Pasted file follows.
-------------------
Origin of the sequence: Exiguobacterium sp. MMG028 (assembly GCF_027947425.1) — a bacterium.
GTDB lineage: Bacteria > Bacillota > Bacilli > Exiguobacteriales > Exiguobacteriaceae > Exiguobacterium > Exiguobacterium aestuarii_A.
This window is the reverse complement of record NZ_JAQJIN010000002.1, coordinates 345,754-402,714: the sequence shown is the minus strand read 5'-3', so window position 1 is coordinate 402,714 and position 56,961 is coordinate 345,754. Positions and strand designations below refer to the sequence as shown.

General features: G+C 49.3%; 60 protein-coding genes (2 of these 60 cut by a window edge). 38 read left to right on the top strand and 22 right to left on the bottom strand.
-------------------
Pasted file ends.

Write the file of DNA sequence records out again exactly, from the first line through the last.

Origin of the sequence: Exiguobacterium sp. MMG028 (assembly GCF_027947425.1) — a bacterium.
GTDB lineage: Bacteria > Bacillota > Bacilli > Exiguobacteriales > Exiguobacteriaceae > Exiguobacterium > Exiguobacterium aestuarii_A.
This window is the reverse complement of record NZ_JAQJIN010000002.1, coordinates 345,754-402,714: the sequence shown is the minus strand read 5'-3', so window position 1 is coordinate 402,714 and position 56,961 is coordinate 345,754. Positions and strand designations below refer to the sequence as shown.

General features: G+C 49.3%; 60 protein-coding genes (2 of these 60 cut by a window edge). 38 read left to right on the top strand and 22 right to left on the bottom strand.